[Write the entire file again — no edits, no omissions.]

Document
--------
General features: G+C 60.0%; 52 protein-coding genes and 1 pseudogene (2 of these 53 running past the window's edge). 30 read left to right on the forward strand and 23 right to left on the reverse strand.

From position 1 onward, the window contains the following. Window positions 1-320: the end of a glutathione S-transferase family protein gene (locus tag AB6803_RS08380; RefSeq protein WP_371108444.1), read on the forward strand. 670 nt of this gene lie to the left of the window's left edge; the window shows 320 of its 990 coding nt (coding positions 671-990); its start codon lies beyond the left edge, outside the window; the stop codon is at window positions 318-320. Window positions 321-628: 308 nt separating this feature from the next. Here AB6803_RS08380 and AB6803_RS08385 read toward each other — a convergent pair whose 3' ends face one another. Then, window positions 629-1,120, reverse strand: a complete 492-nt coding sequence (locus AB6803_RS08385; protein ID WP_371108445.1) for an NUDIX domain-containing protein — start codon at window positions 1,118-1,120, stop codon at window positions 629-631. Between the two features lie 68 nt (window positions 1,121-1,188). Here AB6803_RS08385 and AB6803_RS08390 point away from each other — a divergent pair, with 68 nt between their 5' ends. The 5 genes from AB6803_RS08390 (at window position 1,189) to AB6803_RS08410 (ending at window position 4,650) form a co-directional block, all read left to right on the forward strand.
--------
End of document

General features: G+C 60.0%; 52 protein-coding genes and 1 pseudogene (2 of these 53 running past the window's edge). 30 read left to right on the forward strand and 23 right to left on the reverse strand.

From position 1 onward, the window contains the following. Window positions 1-320: the end of a glutathione S-transferase family protein gene (locus tag AB6803_RS08380; RefSeq protein WP_371108444.1), read on the forward strand. 670 nt of this gene lie to the left of the window's left edge; the window shows 320 of its 990 coding nt (coding positions 671-990); its start codon lies beyond the left edge, outside the window; the stop codon is at window positions 318-320. Window positions 321-628: 308 nt separating this feature from the next. Here AB6803_RS08380 and AB6803_RS08385 read toward each other — a convergent pair whose 3' ends face one another. Then, window positions 629-1,120, reverse strand: a complete 492-nt coding sequence (locus AB6803_RS08385; protein ID WP_371108445.1) for an NUDIX domain-containing protein — start codon at window positions 1,118-1,120, stop codon at window positions 629-631. Between the two features lie 68 nt (window positions 1,121-1,188). Here AB6803_RS08385 and AB6803_RS08390 point away from each other — a divergent pair, with 68 nt between their 5' ends. The 5 genes from AB6803_RS08390 (at window position 1,189) to AB6803_RS08410 (ending at window position 4,650) form a co-directional block, all read left to right on the forward strand.